Hot Headed or Simply Tired?
We’ve all seen it happen, marveled at the constancy, and even blamed the friends around us for our own personal breathing. Does this sound strange? I am talking of course about contagious yawning; this is the phenomenon that seeing someone yawn will cause you to immediately do the same. But why, and for that matter, why even yawn in the first place?
More and more researchers seem to agree that we yawn (actually all vertebrates yawn) as a means of brain thermoregulation. This seems somewhat fantastical at first, but let’s look at the evidence. We have associated yawning for years with being tired. Many of us wake up each morning, yawn and stretch as we get out of bed; we are still tired, right? Or better yet, you’re sitting in the back of your 90 minute lecture, and although you’ve been trying to be more attentive this semester, you can’t help but sit, idly yawning and wishing you were back in your bed for a nap. This theory of thermoregulation actually fits perfectly with us yawning when we are tired.
Thermoregulation has long been attributed to sleep. Sleep is believed to allow our body to properly regulate its temperature, so it should come as no surprise that we yawn—or cool our brains—when we are tired. Without sleep, our bodies have difficulties regulating their temperatures; meaning as we get more tired, our brains could be getting hotter. This simple mechanism of yawning would then allow our bodies to compensate for thermoregulatory failure caused by a lack of sleep.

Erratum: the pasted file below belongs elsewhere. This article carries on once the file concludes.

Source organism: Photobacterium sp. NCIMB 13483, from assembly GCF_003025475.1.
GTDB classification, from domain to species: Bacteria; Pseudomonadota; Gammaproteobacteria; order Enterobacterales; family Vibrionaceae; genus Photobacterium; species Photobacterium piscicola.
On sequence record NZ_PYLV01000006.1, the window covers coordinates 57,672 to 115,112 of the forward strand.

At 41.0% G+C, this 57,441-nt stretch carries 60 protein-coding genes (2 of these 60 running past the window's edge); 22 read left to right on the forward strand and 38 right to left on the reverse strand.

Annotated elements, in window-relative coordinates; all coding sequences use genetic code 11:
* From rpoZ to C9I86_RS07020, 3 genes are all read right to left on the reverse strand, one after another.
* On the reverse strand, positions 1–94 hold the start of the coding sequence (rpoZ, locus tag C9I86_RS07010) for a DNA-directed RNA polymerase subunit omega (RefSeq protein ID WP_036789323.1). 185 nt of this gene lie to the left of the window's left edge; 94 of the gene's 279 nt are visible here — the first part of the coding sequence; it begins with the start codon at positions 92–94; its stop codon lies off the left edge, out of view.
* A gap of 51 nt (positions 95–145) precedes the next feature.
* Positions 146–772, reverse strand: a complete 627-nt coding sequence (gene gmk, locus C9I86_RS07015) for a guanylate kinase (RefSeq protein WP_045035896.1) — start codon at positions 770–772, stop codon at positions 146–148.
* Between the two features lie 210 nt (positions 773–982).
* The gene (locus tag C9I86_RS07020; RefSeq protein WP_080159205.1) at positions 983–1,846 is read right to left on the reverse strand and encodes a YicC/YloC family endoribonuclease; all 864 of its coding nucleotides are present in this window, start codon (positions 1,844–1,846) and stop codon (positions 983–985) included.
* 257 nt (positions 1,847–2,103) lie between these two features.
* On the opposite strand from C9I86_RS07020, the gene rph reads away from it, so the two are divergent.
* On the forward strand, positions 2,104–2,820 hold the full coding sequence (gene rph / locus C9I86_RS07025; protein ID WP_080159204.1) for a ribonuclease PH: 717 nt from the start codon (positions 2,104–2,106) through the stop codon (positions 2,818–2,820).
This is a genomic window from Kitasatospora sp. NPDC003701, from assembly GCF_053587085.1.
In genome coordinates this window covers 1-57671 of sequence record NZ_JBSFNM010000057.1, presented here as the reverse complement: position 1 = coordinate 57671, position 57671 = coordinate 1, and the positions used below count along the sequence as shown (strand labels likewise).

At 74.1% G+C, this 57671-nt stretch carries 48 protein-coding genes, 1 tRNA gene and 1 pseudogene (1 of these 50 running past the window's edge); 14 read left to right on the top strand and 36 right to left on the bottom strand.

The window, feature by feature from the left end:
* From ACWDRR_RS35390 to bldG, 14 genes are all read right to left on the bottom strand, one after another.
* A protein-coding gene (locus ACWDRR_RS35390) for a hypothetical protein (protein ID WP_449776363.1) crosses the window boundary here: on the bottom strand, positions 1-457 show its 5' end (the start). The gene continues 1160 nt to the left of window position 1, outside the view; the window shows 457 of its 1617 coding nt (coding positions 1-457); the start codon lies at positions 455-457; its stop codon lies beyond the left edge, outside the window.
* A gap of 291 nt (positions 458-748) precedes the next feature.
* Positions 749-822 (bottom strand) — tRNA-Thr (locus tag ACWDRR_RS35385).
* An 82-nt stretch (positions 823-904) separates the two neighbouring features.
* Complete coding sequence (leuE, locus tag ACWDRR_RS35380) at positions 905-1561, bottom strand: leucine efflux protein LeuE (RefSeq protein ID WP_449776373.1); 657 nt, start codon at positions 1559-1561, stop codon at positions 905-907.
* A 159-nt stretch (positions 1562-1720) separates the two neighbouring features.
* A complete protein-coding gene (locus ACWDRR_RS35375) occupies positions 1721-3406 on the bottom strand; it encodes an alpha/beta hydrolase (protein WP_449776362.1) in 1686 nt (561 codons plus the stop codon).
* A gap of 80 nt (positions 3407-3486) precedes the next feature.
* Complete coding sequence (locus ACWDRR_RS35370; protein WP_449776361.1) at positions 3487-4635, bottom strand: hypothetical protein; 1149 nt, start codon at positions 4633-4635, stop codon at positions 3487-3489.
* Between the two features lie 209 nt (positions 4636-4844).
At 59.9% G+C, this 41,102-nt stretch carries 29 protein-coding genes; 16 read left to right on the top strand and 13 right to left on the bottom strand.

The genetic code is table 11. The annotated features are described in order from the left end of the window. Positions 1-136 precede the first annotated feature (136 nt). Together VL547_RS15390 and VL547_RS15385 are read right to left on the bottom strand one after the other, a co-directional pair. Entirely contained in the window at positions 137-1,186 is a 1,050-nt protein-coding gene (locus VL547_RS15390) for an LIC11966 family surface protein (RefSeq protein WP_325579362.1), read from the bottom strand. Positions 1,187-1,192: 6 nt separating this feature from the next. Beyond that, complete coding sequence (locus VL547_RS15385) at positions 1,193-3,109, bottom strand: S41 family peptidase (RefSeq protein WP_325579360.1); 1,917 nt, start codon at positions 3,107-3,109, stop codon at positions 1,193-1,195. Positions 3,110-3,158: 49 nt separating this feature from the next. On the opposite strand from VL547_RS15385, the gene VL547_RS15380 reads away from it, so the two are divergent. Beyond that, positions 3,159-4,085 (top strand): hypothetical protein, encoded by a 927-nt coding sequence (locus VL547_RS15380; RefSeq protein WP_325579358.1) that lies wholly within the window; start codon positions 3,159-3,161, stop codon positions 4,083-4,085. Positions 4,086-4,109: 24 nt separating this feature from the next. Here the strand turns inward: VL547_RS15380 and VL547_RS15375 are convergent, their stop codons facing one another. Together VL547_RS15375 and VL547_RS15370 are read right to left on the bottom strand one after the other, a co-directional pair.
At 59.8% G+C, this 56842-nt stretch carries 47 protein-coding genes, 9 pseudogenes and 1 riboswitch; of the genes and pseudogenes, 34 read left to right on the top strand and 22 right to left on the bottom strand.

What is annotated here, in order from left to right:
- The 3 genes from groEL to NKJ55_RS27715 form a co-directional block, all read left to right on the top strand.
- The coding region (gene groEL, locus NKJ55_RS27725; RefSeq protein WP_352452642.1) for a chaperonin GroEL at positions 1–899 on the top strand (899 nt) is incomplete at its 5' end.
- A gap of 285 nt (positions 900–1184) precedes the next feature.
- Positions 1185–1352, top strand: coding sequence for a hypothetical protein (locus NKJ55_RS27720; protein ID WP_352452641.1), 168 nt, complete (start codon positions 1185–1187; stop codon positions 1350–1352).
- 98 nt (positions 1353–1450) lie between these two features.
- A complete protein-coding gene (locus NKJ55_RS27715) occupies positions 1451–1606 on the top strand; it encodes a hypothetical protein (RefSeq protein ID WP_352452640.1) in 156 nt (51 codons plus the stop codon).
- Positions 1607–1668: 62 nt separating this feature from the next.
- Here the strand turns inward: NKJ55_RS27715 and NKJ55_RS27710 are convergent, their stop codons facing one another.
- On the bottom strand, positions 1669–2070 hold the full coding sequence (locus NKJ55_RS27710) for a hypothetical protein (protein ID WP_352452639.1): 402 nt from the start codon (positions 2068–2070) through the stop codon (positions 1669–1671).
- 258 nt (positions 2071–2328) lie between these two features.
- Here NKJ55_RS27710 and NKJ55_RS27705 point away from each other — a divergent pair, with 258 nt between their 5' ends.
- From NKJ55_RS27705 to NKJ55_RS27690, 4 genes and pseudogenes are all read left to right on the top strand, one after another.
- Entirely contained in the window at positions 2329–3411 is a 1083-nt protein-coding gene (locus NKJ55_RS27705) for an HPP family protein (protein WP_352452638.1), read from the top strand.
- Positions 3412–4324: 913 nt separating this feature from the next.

Further evidence would even allow us to predict the frequency of contagious yawning based upon the ambient temperature. Researchers have found that individuals were more likely to yawn in cooler temperatures (below body temperature) than warmer (above body) temperatures. The longer they were exposed to this ambient temperature, the more they followed this tendency of yawning at the lower temperatures. If you don’t believe this, test it yourself. The next time you are outside in the summer (or in a hot room for a prolonged period of time) think about how many times you yawn and then do the same in colder temperatures. The frequency should be significantly lower in the warm, summer weather, especially the longer you are exposed to it, than in the cold winter.
So if we agree that yawning is the brain’s way of cooling down, why then do we need to yawn contagiously? Is our brain just allowing us to remind others to stay cool? This is doubtful, and researchers cannot actually completely answer this question yet. However, some evidence suggests that contagious yawning serves a function of self-processing and is a part of a neural network that is also involved in empathy.
So the next time you yawn (and I’m sure you did a few times while reading this) simply remember that your brain just needs a quick flux of air to cool off, so it can continue to perform the millions of incredible tasks you make it do every minute of every day.
Really? The Claim: Yawning Cools the Brain – NY Times
Contagious Yawning and Seasonal Climate Variation – Frontiers in Evolutionary Neuroscience
Yawning and Stretching Predict Brain Temperature Changes in Rats: Support for the Thermoregulatory Hypothesis – Frontiers in Evolutionary Neuroscience
Thermoregulation and Sleep – Annals of the New York Academy of Sciences
Sleep, Thermoregulation, and Circadian Rhythms – Comprehensive Physiology